[vc_row enable_container=”st3″ section_back_opt=”light-bg-2″ row_padding_top=”top-padding-30″ row_padding_bottom=”no-padding-bottom”][vc_column][xen_text text_style=”p-style-medium”]An influencer promoting and amplifying your message, your brand, to their audience means credibility. It means additional reach. And it means you get an outsized modifier to the conversion process.
– Rand Fishkin, Found of Moz
Marketing spend is a precious commodity. The budget for this business process is often rigid and marketers must carefully choose how to invest it in the long list of potential marketing and advertising strategies and tools.
One of the biggest budgetary decisions is the one between organic and paid marketing. Due to the barrage of advertising that consumers face every day, many marketers have sided with more heavily relying on organic content. It often feels more natural to consumers and, in the eyes of many marketers, it is free.
The truth, however, is that while organic marketing can be a valuable tool, marketers need to look at the numbers and consider the power that certain types of paid advertising can have.[/xen_text][vc_empty_space height=”30px”][xen_text text_style=”p-style-medium”]
Marketing Budget Wasters
The fact that organic reach is down is no secret. Over the past few years, Facebook and other social platforms have been very open and honest about their decision to show less content from brands’ pages and more content from family and friends.
This change in social algorithms has been dramatic. In 2012, Facebook page organic reach surpassed 15%. Every year since has seen a dramatic amount shaved off, with Facebook page organic reach only touching the 2% mark in 2016. Over the last few years, organic reach has widely stayed at this level, with most European pages seeing a reach of 2%. In Asia-Pacific over the course of 2018, though, brands saw their organic reach cut in half, down to 1.2%.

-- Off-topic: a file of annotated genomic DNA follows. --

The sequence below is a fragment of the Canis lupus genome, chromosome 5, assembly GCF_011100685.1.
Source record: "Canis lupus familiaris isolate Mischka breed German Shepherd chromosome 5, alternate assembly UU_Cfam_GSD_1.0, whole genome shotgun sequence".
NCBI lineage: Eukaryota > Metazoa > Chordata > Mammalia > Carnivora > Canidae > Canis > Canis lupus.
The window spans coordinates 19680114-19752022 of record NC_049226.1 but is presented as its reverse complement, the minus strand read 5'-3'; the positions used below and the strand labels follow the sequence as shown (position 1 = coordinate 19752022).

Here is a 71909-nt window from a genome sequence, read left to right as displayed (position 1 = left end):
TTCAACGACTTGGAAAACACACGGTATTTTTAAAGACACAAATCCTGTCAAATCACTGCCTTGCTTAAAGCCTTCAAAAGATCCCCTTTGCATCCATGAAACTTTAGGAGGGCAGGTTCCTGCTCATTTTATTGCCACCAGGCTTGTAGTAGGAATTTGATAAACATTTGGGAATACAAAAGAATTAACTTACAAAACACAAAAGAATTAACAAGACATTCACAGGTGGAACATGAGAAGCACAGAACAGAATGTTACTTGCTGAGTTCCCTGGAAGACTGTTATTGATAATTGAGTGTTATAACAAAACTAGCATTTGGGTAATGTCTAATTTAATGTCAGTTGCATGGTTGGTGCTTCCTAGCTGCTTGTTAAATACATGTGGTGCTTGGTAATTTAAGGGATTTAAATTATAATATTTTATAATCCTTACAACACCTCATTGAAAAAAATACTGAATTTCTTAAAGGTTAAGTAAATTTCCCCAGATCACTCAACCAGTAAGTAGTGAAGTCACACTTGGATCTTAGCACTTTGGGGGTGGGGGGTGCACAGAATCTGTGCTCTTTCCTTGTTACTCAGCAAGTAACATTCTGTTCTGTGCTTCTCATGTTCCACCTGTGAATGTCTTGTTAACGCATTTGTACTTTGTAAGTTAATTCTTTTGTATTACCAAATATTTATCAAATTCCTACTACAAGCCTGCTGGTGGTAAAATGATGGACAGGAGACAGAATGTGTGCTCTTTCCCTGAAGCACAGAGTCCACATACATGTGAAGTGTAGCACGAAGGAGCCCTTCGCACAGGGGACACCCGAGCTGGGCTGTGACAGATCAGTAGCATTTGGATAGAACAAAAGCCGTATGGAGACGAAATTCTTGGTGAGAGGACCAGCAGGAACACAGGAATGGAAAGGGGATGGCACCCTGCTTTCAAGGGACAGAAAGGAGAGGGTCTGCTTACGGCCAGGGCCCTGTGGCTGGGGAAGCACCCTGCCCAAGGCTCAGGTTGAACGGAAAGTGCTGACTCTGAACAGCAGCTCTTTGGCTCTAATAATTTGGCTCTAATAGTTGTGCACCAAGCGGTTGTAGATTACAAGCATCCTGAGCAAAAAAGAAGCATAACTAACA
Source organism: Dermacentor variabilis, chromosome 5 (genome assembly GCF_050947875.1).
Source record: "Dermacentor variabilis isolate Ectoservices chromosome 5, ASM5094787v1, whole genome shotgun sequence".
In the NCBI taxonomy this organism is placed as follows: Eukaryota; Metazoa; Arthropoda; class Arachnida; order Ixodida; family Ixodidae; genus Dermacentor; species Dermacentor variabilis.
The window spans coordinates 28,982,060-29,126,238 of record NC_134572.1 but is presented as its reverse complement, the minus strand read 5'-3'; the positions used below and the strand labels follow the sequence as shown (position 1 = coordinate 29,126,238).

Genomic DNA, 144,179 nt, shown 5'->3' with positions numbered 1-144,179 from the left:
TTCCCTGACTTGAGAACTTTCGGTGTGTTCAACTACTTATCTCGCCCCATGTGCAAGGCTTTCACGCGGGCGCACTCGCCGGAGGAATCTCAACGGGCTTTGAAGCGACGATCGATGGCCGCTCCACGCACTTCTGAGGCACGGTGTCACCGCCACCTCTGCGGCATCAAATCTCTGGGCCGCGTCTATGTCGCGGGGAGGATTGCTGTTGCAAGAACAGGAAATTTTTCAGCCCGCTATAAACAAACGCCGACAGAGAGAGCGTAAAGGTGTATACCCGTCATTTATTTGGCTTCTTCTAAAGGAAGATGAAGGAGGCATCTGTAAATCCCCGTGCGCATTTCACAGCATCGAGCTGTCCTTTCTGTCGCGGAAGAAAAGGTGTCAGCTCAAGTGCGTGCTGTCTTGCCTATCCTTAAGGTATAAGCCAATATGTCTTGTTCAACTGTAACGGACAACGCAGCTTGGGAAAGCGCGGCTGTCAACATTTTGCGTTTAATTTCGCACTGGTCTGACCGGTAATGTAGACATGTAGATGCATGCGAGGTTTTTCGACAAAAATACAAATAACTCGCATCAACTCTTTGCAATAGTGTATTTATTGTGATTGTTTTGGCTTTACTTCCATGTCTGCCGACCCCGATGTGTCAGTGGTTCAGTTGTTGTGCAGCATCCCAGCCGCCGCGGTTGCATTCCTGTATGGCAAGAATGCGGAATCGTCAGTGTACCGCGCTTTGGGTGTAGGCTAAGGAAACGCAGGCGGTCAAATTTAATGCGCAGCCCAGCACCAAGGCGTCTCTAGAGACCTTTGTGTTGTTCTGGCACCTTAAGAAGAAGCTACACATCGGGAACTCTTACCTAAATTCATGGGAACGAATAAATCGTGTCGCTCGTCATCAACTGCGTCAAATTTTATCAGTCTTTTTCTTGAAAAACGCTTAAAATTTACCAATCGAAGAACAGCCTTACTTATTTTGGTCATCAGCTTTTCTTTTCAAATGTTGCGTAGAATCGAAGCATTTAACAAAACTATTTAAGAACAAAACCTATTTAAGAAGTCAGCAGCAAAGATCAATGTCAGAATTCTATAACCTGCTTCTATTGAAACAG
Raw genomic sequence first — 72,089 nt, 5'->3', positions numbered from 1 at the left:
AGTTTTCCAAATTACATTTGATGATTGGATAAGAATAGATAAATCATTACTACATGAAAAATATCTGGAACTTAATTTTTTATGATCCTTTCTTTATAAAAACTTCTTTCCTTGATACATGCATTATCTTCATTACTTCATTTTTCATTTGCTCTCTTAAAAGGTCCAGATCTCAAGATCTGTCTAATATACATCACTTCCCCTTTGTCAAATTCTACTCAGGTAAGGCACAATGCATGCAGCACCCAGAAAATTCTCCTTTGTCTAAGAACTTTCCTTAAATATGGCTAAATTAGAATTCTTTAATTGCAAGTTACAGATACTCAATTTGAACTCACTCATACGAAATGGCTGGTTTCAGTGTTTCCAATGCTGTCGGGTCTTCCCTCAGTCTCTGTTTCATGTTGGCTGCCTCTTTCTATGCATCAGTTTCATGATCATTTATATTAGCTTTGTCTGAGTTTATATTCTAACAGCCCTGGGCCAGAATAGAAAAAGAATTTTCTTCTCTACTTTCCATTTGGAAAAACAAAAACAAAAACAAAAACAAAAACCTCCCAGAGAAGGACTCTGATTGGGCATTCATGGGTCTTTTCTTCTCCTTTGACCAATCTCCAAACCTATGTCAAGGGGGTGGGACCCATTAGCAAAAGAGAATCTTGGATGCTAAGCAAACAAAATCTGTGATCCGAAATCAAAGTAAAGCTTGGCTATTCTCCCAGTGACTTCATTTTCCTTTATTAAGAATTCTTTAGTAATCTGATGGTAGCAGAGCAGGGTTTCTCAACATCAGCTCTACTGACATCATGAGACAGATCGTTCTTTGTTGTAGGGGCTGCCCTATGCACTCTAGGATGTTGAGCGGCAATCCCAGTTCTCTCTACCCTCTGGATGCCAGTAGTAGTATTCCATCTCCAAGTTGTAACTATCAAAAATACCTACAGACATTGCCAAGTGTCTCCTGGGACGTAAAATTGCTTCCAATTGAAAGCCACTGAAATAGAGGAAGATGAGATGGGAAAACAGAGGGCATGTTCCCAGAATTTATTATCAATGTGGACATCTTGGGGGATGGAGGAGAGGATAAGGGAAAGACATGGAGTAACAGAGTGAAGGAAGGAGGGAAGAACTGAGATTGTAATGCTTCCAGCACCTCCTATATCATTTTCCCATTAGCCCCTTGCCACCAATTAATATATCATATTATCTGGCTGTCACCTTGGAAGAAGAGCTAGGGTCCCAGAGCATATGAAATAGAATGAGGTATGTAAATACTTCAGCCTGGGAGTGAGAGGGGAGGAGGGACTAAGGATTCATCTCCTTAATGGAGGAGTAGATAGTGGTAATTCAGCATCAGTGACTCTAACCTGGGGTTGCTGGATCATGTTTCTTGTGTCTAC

Due to these figures, some marketers have taken a ‘try harder’ approach to organic content marketing. They aim to create viral content and incentivize liking, sharing, and commenting, among other tactics. And sometimes this works, but very minimally. When it comes down to it, it is time to see organic content for what it is and what it should be: A valuable method for marketing to those who have intentionally visited the brand’s various social media pages. It is not, on the other hand, a method for attracting new customers or convincing former customers to return. Therefore, by default, organic marketing needs to take a backseat to paid marketing, both in terms of marketing time and marketing spend.[/xen_text][vc_empty_space height=”45px”][xen_text text_style=”p-style-medium”]
By The Numbers: Conversion Rate
Relying on organic content is not the only mistake that is too often made in digital marketing. Another misconception is that the conversion rate is the be-all and end-all across all marketing efforts. This is simply not the case.
Conversion rate is absolutely important, which is why CRO can be beneficial. However, it is not where too much of the budget should be allocated. The reason for this is that only about 7% of leads turn into customers (important note: this varies by industry). In other words, even if a company captures leads on their website or social platforms, those leads do not necessarily go very far in terms of creating revenue. Therefore, the ROI of heavily investing in conversion rate strategies is fairly low.